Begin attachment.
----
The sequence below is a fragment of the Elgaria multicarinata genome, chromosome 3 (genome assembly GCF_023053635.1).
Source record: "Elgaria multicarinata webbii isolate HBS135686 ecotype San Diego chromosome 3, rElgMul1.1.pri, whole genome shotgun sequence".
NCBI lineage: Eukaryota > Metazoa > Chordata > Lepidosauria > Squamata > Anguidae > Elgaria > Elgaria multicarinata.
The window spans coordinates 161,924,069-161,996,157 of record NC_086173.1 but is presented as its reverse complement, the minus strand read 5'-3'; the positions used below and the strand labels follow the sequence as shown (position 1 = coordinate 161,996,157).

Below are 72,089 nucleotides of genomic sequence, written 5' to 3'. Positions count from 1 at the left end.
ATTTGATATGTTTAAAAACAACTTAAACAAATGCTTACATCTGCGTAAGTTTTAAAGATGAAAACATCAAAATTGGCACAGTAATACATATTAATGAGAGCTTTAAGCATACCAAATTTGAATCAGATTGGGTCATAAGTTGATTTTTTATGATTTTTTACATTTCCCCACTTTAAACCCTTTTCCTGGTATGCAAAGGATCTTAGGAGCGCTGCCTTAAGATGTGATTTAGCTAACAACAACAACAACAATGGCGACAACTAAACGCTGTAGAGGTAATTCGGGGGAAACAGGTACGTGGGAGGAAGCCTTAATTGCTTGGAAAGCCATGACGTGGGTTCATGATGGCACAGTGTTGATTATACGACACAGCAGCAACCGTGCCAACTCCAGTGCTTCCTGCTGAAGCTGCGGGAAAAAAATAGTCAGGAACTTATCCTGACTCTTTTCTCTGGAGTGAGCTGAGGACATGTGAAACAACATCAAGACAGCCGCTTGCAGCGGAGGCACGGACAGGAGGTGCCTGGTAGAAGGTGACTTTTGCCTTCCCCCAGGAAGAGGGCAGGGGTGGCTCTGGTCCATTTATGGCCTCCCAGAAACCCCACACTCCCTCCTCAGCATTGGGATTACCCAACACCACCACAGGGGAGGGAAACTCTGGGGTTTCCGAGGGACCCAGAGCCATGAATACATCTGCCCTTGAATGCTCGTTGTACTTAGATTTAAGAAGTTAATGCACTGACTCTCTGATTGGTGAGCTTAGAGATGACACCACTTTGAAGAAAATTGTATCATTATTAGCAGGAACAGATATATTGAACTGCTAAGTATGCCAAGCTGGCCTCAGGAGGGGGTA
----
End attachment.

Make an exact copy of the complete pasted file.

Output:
The sequence below is a fragment of the Elgaria multicarinata genome, chromosome 3 (genome assembly GCF_023053635.1).
Source record: "Elgaria multicarinata webbii isolate HBS135686 ecotype San Diego chromosome 3, rElgMul1.1.pri, whole genome shotgun sequence".
NCBI lineage: Eukaryota > Metazoa > Chordata > Lepidosauria > Squamata > Anguidae > Elgaria > Elgaria multicarinata.
The window spans coordinates 161,924,069-161,996,157 of record NC_086173.1 but is presented as its reverse complement, the minus strand read 5'-3'; the positions used below and the strand labels follow the sequence as shown (position 1 = coordinate 161,996,157).

Below are 72,089 nucleotides of genomic sequence, written 5' to 3'. Positions count from 1 at the left end.
ATTTGATATGTTTAAAAACAACTTAAACAAATGCTTACATCTGCGTAAGTTTTAAAGATGAAAACATCAAAATTGGCACAGTAATACATATTAATGAGAGCTTTAAGCATACCAAATTTGAATCAGATTGGGTCATAAGTTGATTTTTTATGATTTTTTACATTTCCCCACTTTAAACCCTTTTCCTGGTATGCAAAGGATCTTAGGAGCGCTGCCTTAAGATGTGATTTAGCTAACAACAACAACAACAATGGCGACAACTAAACGCTGTAGAGGTAATTCGGGGGAAACAGGTACGTGGGAGGAAGCCTTAATTGCTTGGAAAGCCATGACGTGGGTTCATGATGGCACAGTGTTGATTATACGACACAGCAGCAACCGTGCCAACTCCAGTGCTTCCTGCTGAAGCTGCGGGAAAAAAATAGTCAGGAACTTATCCTGACTCTTTTCTCTGGAGTGAGCTGAGGACATGTGAAACAACATCAAGACAGCCGCTTGCAGCGGAGGCACGGACAGGAGGTGCCTGGTAGAAGGTGACTTTTGCCTTCCCCCAGGAAGAGGGCAGGGGTGGCTCTGGTCCATTTATGGCCTCCCAGAAACCCCACACTCCCTCCTCAGCATTGGGATTACCCAACACCACCACAGGGGAGGGAAACTCTGGGGTTTCCGAGGGACCCAGAGCCATGAATACATCTGCCCTTGAATGCTCGTTGTACTTAGATTTAAGAAGTTAATGCACTGACTCTCTGATTGGTGAGCTTAGAGATGACACCACTTTGAAGAAAATTGTATCATTATTAGCAGGAACAGATATATTGAACTGCTAAGTATGCCAAGCTGGCCTCAGGAGGGGGTA